Over the past few months, I've had the interesting experience of being on the receiving end of quite a lot of media coverage about the book, mostly from Japan-focused web sites, magazines etc.
As well as providing a nice boost to my ego and a sense of acknowledgment after all the time toiling alone with only my editor and publisher to encourage me, it's also been interesting to see what aspects people have picked up on. One theme recurring in the feedback I've had is the idea of music as a route into finding a sense of belonging within Japanese society. I made a remark about that almost as a throwaway point near the beginning of the book, but it seems to have struck a chord with several of the people who've read it.
Part of this is perhaps that media focused on life in Japan (the Japan expat village, as it were) is likely to be more conscious of the way sense-of-belonging can be an issue many foreigners in
Japan struggle with. If international music media had taken more interest in the book, their takeaway might have been rather different.
The idea of a music scene as a route into a sense of belonging is applicable to more than life in Japan though. Music has been providing a home for misfits since at least the birth of rock'n'roll, and probably beyond. As I was travelling around Japan researching the local music scenes of each prefecture, I noticed that it was becoming more a meditation on the nature of "home", and I'm starting to see that I'd already planted the seed of that idea in Quit Your Band! without realising it.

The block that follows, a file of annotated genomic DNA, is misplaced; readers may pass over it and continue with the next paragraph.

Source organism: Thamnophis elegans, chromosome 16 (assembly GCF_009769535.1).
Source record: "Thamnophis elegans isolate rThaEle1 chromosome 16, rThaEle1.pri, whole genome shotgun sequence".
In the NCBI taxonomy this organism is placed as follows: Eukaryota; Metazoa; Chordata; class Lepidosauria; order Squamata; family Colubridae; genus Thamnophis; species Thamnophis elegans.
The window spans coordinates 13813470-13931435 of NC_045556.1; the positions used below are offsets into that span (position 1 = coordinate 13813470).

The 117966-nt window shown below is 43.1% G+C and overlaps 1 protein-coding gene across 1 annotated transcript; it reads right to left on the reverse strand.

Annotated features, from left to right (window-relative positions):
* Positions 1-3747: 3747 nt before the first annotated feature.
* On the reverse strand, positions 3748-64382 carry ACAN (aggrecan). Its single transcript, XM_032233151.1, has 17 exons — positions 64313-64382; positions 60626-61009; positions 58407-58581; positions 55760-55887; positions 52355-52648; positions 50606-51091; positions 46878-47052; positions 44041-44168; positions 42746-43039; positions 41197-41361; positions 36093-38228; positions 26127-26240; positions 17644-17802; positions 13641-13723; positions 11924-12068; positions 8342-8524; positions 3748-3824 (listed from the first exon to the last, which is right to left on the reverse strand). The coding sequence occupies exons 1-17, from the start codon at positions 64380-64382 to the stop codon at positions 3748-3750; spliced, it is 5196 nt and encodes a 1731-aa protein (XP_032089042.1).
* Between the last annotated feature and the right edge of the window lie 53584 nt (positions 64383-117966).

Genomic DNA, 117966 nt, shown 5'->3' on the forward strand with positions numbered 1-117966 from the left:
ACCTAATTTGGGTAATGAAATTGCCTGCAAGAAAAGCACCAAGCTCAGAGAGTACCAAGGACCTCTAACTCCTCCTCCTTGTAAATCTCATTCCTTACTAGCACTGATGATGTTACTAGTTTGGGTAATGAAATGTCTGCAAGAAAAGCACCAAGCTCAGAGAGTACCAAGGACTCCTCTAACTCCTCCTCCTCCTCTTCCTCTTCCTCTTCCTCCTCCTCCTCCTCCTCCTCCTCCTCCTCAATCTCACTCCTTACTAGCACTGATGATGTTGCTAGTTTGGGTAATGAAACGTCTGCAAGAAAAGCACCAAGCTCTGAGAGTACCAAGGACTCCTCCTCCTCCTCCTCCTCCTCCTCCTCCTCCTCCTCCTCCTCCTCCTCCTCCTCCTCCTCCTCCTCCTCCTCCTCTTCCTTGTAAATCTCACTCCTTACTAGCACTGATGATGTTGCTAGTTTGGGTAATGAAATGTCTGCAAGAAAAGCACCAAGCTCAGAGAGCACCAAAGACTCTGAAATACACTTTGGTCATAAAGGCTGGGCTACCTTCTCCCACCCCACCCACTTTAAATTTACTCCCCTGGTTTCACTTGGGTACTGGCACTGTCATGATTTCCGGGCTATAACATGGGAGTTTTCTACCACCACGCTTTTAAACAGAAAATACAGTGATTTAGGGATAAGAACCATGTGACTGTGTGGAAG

The other thing that happened was that through the various interviews I did, I refined a lot of the ideas in the book and perhaps improved on my explanations of them. The book itself was a refinement of many points I'd made in my Japan Times writing, and was in part a result of my dissatisfaction with how I'd expressed them the first time around, but now the interviews are starting to make the book feel out of date as well. It's good that I still think I can improve, but also a little bit of a source of worry to find myself revisiting the same ideas over and over again.
In any case, here's a summary of the various online commentary and interviews about the book:
Largely positive review in one of Tokyo's local listings papers.
Another review from a listings paper, this one written by Patrick St. Michel, who I've known for a while from The Japan Times and the music scene generally.
A Japanese culture and language web site and podcast. I can't listen to the sound of my own voice on tape, but some people said this was interesting.
The only coverage I've received in actual music media, I'm nonetheless glad it was The Quietus who did it. It's also very long and goes into a lot of depth. Probably the most interesting one to
INTERVIEW - Tokyo Weekender
Another local Tokyo listings paper, with a more upscale focus.
INTERVIEW (AUDIO) - Japan Alternative Sessions
INTERVIEW - Zoom Japan
The web version of this is distractingly garbled, so I won't link to it here. I have a (slightly smudged) scan of it though, which is a little bit more readable.